Storage Apples
4 Feb 2011

Visit any Seattle farmer's market this time of year and you'll see apples by the crateful. I mean huge crateful. Anything that comes in that big of a crate tends to make me skeptical, particularly given when the harvest season ended months ago. The fact is, storage apples are not the apples of my dreams. These are the apples that you bite into and think maybe I don't really like apples after all. Their skins are a little bit thicker. Their consistency a little bit grainier. Their juices a little less vibrant. But, they sure are plentiful this time of year, when frankly, there aren't a lot of local fruit choices up in Seattle. Particularly, if somehow you have already gone through all the fruit you put away in your freezer last summer.

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The good news is that while these apples may not be the best to eat straight from the bowl, they do have their uses. One of those big bins of apples at the university market is full of apples marked "cider apples." One of these days, I would love to get a real cider press... but in the meantime, my juicer does a fine job. Hot or cold, add in a bit of cinnamon and lemon juice (just a tiny bit), and it's like you are drinking pie.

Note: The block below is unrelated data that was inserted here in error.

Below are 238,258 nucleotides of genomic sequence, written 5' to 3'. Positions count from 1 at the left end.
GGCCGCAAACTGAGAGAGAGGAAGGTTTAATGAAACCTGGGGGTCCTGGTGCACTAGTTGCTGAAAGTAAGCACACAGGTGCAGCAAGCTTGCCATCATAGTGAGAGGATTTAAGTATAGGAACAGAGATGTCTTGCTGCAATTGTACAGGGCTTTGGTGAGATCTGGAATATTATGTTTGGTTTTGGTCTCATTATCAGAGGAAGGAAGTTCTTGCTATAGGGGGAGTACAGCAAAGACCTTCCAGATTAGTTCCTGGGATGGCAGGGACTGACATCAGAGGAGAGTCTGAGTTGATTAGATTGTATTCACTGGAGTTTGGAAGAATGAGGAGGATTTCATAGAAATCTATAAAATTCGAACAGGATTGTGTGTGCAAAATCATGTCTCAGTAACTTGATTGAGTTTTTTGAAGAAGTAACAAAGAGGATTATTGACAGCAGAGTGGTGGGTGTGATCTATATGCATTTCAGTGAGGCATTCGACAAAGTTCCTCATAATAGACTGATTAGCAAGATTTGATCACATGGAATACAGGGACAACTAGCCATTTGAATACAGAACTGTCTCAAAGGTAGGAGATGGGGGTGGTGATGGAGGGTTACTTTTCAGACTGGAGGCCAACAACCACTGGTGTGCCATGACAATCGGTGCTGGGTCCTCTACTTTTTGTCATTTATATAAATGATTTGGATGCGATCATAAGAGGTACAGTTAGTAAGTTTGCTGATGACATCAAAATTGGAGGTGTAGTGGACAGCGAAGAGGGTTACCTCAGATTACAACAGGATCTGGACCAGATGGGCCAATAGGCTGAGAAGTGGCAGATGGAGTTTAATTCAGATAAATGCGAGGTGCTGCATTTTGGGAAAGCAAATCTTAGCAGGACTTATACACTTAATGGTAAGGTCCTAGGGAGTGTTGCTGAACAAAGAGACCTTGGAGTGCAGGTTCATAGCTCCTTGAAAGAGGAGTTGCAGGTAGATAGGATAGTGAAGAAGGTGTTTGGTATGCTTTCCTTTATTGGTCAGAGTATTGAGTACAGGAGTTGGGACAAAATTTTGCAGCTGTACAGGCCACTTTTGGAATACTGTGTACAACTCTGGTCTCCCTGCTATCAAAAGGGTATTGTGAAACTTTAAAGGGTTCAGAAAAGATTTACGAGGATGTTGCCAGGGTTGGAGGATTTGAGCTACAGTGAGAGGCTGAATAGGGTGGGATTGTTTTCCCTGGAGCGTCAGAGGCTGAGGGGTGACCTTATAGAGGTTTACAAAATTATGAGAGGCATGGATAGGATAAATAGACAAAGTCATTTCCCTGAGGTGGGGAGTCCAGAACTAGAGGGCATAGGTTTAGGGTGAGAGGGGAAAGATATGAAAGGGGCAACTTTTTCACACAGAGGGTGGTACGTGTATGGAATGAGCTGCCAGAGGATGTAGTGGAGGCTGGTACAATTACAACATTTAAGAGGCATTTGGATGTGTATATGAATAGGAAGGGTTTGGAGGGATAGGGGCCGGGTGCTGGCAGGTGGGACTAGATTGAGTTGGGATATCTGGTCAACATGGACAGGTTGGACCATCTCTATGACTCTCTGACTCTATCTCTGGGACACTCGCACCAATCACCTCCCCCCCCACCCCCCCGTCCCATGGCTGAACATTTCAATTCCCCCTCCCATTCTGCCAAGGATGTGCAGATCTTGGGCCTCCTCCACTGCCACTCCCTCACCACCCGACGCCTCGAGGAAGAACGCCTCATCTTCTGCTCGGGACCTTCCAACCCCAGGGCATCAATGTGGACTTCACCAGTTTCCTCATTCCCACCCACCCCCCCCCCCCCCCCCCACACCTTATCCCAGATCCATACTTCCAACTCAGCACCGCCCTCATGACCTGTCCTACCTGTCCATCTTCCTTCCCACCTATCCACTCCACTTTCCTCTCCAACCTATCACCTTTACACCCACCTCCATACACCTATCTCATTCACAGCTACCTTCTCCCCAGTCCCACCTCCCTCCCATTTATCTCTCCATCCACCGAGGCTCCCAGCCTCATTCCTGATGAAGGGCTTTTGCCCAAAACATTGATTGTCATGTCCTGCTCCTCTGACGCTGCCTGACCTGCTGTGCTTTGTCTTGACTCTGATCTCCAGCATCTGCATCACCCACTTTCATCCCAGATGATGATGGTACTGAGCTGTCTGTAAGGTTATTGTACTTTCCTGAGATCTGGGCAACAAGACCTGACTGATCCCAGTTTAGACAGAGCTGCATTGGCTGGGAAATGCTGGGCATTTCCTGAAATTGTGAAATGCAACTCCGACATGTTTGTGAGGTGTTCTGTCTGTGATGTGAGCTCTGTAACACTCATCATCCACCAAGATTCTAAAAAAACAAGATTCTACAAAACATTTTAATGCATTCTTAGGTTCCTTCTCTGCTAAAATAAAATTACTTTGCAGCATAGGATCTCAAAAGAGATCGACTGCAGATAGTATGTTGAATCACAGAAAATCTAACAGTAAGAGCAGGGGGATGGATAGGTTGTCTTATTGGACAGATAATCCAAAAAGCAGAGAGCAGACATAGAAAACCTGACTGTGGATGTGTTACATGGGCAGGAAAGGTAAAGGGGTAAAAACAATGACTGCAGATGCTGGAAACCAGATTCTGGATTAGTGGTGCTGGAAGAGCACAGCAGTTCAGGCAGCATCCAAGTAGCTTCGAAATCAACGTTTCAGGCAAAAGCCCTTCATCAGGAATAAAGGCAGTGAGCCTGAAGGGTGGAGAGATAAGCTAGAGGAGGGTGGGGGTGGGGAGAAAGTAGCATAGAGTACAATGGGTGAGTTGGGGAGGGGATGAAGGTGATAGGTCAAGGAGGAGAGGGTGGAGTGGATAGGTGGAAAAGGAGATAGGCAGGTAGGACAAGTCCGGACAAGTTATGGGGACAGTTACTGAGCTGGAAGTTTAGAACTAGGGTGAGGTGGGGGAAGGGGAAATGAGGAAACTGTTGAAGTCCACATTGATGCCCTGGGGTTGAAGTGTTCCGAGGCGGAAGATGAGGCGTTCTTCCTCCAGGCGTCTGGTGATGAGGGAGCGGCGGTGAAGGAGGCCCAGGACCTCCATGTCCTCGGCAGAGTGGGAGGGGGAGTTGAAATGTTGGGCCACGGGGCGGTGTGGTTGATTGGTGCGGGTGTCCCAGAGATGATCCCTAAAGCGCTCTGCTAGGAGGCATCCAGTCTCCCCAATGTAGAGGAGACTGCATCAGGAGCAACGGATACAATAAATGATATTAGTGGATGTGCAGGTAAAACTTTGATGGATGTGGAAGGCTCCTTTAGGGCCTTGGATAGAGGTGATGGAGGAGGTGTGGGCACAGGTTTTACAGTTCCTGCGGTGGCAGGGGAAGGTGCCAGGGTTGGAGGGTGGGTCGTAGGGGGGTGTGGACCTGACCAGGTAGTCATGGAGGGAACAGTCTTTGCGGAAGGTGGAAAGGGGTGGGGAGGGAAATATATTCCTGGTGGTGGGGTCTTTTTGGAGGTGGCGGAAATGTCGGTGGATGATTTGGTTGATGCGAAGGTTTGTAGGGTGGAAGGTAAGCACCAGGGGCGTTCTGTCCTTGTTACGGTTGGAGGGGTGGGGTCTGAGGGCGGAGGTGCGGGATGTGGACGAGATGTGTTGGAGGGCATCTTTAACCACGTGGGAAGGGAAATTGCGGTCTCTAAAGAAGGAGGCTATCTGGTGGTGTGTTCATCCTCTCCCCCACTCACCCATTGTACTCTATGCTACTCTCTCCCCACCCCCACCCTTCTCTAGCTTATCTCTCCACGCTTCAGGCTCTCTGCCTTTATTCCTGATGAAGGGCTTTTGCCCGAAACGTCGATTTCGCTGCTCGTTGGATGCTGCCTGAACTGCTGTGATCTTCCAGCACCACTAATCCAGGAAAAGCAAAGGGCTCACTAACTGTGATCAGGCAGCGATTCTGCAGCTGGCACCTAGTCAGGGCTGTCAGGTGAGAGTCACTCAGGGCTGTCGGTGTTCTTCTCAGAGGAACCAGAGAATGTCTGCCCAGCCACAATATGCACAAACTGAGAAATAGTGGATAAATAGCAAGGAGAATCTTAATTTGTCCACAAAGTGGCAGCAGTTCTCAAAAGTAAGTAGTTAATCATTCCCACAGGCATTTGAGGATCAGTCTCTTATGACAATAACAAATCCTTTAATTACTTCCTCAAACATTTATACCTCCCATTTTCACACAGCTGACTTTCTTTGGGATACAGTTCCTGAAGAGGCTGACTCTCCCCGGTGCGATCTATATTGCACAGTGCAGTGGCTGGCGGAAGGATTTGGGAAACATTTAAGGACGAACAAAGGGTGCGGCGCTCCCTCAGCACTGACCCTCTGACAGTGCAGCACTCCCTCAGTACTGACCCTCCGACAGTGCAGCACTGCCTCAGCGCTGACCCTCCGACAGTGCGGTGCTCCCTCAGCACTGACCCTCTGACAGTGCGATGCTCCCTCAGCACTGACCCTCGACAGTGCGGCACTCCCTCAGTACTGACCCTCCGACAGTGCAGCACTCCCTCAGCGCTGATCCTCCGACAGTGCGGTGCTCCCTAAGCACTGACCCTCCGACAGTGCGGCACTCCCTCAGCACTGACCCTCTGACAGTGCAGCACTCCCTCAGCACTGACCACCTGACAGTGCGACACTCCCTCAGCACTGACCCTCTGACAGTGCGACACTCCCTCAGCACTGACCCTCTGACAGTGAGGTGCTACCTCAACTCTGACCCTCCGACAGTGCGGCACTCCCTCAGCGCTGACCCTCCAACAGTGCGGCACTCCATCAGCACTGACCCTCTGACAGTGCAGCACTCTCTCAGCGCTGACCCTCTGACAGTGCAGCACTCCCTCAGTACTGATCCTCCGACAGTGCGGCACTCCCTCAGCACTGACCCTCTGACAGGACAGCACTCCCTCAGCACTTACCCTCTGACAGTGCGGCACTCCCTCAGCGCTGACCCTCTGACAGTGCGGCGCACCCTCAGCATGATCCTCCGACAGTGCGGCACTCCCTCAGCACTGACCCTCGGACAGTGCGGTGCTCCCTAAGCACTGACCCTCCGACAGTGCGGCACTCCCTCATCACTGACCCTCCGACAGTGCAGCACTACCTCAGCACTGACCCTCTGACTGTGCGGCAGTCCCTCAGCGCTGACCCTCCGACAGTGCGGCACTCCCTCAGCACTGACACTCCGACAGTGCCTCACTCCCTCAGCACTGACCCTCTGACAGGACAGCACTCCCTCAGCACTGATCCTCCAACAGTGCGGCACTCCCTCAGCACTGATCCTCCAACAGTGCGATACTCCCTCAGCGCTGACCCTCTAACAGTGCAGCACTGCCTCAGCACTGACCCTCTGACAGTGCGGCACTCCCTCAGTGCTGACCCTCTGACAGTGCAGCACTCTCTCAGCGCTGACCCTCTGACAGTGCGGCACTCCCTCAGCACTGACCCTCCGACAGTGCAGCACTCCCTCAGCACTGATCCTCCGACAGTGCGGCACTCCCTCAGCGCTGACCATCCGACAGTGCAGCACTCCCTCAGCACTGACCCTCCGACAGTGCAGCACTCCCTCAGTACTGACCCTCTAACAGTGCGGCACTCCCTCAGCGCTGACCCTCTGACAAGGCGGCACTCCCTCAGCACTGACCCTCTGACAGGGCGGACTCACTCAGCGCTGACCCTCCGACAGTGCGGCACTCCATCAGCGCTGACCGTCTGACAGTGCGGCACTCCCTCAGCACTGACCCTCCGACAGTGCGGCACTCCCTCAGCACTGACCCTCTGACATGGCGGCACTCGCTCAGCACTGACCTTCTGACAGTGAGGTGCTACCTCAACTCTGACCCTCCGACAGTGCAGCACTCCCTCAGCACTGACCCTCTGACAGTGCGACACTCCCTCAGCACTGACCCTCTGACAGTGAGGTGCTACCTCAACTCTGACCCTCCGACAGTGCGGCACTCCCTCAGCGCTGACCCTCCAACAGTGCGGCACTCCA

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Or, for just about any apple this time of year (ideally one that was locally grown and stored), roasting is a great solution. Just cut a few in half, dot on some butter, sugar, a sprinkle of sea salt and a bit of your favorite spice. Maybe a squeeze of lemon juice. Then, roast at 350. Maybe, if you are inclined, drizzle on some warmed maple syrup or a dollop of whipped cream to finish.

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The flesh softens and the juices caramelize, and suddenly, those storage apples seem like a pretty good idea.

What do you do with your storage apples?


(In case you were wondering, I am an Amazon affiliate, and purchases from links in this post to Amazon may earn me a nickel or two... so thanks!).

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